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Friday, December 9, 2016
Western Christians ignore Palestinians, says bishop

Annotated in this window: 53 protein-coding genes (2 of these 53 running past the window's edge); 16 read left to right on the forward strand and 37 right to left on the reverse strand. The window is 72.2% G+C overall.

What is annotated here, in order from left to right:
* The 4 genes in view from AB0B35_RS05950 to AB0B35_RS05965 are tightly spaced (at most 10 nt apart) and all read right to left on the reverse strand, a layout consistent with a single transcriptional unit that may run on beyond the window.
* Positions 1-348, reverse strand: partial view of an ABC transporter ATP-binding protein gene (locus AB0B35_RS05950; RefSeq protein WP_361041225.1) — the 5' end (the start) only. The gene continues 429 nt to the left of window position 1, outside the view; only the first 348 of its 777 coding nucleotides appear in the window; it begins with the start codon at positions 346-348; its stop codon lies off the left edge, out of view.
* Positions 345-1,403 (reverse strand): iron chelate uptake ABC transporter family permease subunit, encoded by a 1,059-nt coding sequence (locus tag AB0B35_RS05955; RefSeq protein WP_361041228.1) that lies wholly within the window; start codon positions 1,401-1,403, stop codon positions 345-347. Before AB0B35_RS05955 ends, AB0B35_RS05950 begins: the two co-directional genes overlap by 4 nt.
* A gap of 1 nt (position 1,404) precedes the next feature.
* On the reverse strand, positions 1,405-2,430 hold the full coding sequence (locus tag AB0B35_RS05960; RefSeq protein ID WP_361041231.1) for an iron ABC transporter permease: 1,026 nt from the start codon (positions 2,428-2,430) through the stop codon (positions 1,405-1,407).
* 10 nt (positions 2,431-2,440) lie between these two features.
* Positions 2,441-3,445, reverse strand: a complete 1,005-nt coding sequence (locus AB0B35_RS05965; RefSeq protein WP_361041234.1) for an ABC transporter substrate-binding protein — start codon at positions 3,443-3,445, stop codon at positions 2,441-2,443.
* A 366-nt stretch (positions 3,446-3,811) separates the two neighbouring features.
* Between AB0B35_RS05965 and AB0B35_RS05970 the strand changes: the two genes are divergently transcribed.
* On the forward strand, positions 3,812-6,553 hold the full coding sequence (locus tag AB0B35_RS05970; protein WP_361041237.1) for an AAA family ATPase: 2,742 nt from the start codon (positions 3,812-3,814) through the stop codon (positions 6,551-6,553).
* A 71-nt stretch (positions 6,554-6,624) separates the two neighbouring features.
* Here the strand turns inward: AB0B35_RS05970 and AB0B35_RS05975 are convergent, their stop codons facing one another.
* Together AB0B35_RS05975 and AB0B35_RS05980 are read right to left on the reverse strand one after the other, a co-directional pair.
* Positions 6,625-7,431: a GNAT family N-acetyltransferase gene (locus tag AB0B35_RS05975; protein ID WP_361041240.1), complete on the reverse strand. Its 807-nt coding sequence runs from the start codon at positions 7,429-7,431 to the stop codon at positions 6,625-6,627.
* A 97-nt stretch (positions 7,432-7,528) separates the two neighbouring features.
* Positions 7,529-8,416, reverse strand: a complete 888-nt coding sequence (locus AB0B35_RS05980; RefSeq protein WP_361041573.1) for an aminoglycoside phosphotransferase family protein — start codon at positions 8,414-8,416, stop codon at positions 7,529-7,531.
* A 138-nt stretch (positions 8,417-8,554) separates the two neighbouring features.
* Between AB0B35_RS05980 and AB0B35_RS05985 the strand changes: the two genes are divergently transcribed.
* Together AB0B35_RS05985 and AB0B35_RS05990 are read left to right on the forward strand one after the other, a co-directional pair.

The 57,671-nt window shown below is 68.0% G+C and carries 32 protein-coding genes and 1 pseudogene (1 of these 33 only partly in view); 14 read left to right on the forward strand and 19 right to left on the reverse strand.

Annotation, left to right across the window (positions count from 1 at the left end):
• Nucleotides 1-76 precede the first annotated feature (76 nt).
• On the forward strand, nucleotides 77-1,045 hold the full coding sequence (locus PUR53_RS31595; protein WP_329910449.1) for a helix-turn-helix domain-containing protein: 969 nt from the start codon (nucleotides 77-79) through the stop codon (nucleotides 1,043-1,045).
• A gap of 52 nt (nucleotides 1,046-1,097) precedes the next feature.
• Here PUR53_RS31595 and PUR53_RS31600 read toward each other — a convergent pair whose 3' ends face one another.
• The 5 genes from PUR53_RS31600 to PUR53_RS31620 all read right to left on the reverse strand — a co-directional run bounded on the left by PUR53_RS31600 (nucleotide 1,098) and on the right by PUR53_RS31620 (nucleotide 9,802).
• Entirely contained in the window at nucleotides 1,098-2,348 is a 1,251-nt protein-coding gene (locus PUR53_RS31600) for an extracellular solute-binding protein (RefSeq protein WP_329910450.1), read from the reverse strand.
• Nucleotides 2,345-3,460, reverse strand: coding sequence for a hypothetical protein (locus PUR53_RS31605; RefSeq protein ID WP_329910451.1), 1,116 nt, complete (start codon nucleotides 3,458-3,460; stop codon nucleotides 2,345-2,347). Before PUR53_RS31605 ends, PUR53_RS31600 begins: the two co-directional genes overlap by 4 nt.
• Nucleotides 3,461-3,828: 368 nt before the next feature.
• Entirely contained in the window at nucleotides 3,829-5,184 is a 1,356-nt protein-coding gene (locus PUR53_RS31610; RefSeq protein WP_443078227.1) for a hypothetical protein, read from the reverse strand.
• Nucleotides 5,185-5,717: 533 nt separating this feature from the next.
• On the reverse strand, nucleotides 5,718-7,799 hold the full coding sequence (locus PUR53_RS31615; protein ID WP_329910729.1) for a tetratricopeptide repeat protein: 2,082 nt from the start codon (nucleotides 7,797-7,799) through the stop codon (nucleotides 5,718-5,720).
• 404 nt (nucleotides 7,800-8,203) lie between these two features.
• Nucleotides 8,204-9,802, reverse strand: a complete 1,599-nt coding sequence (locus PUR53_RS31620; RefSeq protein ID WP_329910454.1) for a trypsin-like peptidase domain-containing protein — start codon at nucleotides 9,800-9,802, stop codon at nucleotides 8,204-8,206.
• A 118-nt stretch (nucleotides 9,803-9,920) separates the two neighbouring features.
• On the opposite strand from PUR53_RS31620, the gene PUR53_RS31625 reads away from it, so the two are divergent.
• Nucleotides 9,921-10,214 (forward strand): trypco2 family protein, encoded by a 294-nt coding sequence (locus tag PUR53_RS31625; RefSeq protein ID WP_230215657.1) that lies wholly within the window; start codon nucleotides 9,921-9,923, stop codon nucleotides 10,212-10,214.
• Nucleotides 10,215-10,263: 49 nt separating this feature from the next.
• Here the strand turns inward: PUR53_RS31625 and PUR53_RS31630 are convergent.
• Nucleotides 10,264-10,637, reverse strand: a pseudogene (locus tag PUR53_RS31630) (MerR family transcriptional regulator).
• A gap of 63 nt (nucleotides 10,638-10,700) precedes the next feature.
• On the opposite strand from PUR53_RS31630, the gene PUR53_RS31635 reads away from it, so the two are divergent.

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¬†The Anglican bishop of Jerusalem, Riah Abu El-Assal, said Christian churches in the USA, Australia, Canada and the UK are ignoring the plight of the Palestians. Speaking to a group of church leaders, journalists and NGO staff in London this week, Bishop Riah appealed for help and support from the world's churches. He said: "There are two billion Christians in the world - we've received messages of encouragement and support from Malaysia, even Sudan! But the church in the States, Australia, Canada and the UK is very quiet. "How are we meant to help our congregations? We are desperate for support these days, we are desperate." Rev Hanna Mansour from St Luke's hospital in Nablus, West Bank, agreed. He said: "It is time for the churches to show their commitment. Statements are not enough, we need more tangible things. Christians must show solidarity with the marginalised, the injured, the victims of injustice and those under occupation. Talk is easy during peaceful times; it is a burden during these difficult days of conflict." Bishop Riah also spoke of his frustration that news coverage tends to ignore the human rights abuses, suffering and apartheid situations that Palestinians are facing daily. "We need to protect human rights across the board - not one party only," he said. "We live in harmony with the Muslim community. The current Intifada has reflected Palestinian unity to the world. We live together under the Israeli tank fire, as human beings, as one people. Enough talking ≠ we want action from the world's Christians. We want to challenge them to a commitment, a world wide commitment from Christians." The Anglican Diocese in Jerusalem has 34 institutions employing over 1,200 people in hospitals, clinics, schools and in homes for those with disabilities and the elderly. He said: "Our institutions are badly needed in times of war but, without support and finance, we cannot help." Unemployment in Gaza is now at 81% and in the West Bank over 180,000 people are out of work. People had invested greatly in what was meant to be a boom in tourism but instead hotels lie empty. The bishop gave one example of a hotel in the centre of Jerusalem which has 360 rooms yet only nine guests. St George's College has had to cancel nearly all of its courses as people are unable to get to Jerusalem and overseas students are returning home. Rev Mansour commented: "Things are awful. I have never experienced such a situation, even during the first Intifada. The amount of violence practised by the Israeli military is simply intolerable. Movement around Nablus is almost impossible. The present situation is economically crushing, and there is no way for families to provide their daily bread. They come to us, the hospital and the Church, for help, and assistance." The Bishop said: "In Nazareth, Israeli Arabs the people recognise they are better off than their brothers and sisters in Gaza and the West Bank. In response the congregation at Christ Church, Nazareth, recently collected over 20,000 kilos of rice, flour and cooking oil for 100 families in the West Bank. This was taken in UN lorries to Jerusalem and then put into other vehicles and taken to the West Bank. Within Jerusalem the congregation of St George's Cathedral have also collected food and clothing to support 30 families in nearby Ramallah." The Bishop said Palestine is economically reaching a point of complete disintegration. He concluded: "I pray one day that when we stand before the throne of God we will be able to say that we did not ignore God's call to the least, to the homeless, the hungry and the bereaved. "Never underestimate what each one of us can do - the church began with 12 people who were ordinary individuals and who between them changed the course of history - it is time for the church to change history once more in the Middle East." The event was hosted by the Amos Trust, a UK Christian charity working for 'justice and hope for the forgotten'. The Amos Trust are a delegated channel for support for the Anglican Diocese of Jerusalem - cheques made payable to 'Amos Trust' and sent to Diocese of Jerusalem Appeal, Amos Trust, 83 London Wall, London EC2M 5ND.
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